Jim West, Founder of the Washington, Idaho & Montana Railway History Preservation Group, WI&M RY.org
The highlight of my pre-school years was waving to the crew of the local freight train as it rolled past my boyhood home, a farmhouse two miles east of Potlatch, Idaho. Each weekday morning, a train of mixed freight and empty log cars traveled east, returning with freight cars and loaded log cars in the afternoon.
The locomotive and caboose crew always waved to me, too. Trains have claimed my attention ever since.
In my early forties, I was married with a family and desired a winter hobby I could enjoy at home. I revived my youthful interest in model trains and decided to build a small layout in an empty bedroom. I was most interested in logging railroads and Pacific Northwest short lines, but I had no prototype in mind.
That changed the day I used the local library’s computer to identify the trains of my youth. I quickly learned my boyhood railroad was called the Washington, Idaho & Montana Railway Company (WI&M) and that it had been built by the Potlatch Lumber Company (PLCo). It was both a short line and a logging railroad!
What began as model train research became a quest to learn all I could about the 48-mile long, WI&M railway built in north Idaho in 1906. My pursuit of WI&M history led me to museums, libraries and archives in northern Idaho and eastern Washington. My new train table was soon covered with reference material: Pictures, maps, newspapers, and photocopies.
When I commented to a Latah County Historical Society volunteer “This railroad’s history is fascinating. Someone should document it,” she replied, “Why don’t you?” So, in June 1998, I registered the WI&M Railway History Preservation Group (HPG) as an Idaho nonprofit and began gathering both written and oral histories about the common carrier WI&M Railway and the logging branches of the PLCo.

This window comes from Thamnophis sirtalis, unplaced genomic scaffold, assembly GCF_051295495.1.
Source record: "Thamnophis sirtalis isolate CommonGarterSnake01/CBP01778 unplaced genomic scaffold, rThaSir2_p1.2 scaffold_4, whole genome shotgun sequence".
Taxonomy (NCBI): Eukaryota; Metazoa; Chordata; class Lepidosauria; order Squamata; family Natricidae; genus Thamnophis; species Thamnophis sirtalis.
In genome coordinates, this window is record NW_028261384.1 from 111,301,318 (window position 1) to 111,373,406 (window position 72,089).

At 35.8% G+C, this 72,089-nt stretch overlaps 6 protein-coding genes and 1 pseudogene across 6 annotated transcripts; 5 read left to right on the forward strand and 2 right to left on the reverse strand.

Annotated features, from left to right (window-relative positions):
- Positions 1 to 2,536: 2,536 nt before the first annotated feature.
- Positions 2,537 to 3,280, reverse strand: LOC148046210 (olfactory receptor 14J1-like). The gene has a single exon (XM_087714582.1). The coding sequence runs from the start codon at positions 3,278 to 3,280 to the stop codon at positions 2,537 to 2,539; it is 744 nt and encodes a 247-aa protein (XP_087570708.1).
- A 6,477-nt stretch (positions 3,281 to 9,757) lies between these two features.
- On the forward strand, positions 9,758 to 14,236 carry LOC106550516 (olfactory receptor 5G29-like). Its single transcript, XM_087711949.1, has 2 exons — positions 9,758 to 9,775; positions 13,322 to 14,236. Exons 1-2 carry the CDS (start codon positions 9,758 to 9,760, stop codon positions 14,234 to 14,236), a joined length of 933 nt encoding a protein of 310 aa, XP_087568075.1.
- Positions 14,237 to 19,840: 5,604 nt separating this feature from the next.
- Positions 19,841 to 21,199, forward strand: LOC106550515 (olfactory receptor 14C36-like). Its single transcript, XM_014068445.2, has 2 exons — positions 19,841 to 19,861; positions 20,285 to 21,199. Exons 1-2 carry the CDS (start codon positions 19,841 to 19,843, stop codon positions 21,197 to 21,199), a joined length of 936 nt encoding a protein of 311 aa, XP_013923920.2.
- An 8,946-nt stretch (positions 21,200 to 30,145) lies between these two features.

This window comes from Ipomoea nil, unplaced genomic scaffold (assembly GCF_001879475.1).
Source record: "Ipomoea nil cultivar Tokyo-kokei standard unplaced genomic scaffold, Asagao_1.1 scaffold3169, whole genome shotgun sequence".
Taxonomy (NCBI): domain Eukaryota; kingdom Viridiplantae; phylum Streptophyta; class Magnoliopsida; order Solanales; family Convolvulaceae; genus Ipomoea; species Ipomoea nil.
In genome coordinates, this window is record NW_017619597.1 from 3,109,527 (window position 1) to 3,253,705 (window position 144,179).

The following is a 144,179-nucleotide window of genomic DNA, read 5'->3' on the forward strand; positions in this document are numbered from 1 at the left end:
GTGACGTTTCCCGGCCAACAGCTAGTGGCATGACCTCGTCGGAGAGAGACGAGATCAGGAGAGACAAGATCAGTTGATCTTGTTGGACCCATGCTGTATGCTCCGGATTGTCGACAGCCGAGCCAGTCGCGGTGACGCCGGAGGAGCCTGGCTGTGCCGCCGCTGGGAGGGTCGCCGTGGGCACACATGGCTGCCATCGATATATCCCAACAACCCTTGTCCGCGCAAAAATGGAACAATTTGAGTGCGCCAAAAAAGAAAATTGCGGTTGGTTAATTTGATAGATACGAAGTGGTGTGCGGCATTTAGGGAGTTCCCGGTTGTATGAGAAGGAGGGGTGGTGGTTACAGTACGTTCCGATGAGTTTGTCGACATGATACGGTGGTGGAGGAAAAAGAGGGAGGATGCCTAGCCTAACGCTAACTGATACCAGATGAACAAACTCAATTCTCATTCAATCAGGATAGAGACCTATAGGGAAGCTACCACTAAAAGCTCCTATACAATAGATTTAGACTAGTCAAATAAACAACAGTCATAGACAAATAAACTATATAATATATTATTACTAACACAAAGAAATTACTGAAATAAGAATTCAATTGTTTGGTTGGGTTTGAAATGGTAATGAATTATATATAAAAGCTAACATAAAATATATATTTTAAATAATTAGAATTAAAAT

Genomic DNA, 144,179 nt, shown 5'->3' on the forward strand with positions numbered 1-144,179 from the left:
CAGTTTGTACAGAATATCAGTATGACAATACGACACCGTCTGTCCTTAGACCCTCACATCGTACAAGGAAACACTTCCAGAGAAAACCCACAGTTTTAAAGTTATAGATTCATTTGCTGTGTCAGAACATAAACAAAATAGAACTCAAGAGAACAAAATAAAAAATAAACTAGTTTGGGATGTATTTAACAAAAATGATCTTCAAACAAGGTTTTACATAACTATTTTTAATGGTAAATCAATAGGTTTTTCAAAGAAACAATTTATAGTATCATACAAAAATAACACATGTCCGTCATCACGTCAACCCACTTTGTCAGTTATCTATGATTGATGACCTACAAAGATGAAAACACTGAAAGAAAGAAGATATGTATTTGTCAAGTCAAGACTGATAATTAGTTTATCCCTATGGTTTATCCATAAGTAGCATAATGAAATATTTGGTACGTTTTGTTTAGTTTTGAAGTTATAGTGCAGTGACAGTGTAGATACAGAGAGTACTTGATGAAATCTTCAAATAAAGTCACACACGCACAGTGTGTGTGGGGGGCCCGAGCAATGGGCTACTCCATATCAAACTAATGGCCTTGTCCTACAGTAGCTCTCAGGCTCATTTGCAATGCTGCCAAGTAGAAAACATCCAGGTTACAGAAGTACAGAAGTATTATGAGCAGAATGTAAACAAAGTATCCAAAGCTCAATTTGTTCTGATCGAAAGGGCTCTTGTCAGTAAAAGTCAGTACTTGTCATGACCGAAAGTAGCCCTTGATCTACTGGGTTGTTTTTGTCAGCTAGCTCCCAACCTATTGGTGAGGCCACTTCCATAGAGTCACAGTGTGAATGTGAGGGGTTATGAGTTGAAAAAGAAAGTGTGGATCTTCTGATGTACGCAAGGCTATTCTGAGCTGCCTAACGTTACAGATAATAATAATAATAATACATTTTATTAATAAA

In August 1999, I published the first HPG newsletter, the White Pine Route Quarterly (WPQ). The WPQ has published continually ever since. I also began accepting memberships into the group. The following year, I incorporated the HPG as a 501(c)(3).
Tom Burg of Merrill Wisconsin joined the HPG as a lifetime member in October 1999 and brought with him 30 years of WI&M research, which he planned to publish as a book. That same fall, the Potlatch Historical Society and the HPG selected photos from Potlatch Corporation files that the company printed into historic photographic CDs in 1999 and again in 2000.
Tom Burg’s “book work” allowed the HPG to focus on preserving artifacts, rolling stock, and structures. In July 2001, the HPG purchased the decrepit WI&M Depot in Potlatch from the Palouse River & Coulee City Railroad. With grants, fundraisers, and thousands of volunteered hours, restoration was completed in 2016.
The Depot houses our nonprofit office, the Potlatch Historical Society, WI&M/PLCo interpretive displays, and ten offices rented to local businesses. The HPG renovated Thrall-door box car BENX 182 into a performing arts stage. The restoration of the wood sided X5, the last WI&M caboose, will be completed in 2022. (To learn more details about each of these and other renovations and restorations, please go to Projects.)
Tom Burg’s, detailed history book, “White Pine Route”, was published by the Museum of North Idaho in 2003, with a second printing in 2022. The book is 300+ pages, with over 400 photographs, maps, equipment roster, index, and bibliography. It is available at the Potlatch Depot and from our online Company Store.
We sponsor a variety of events throughout the year, including Santa and a Polar Express Engineer School every December.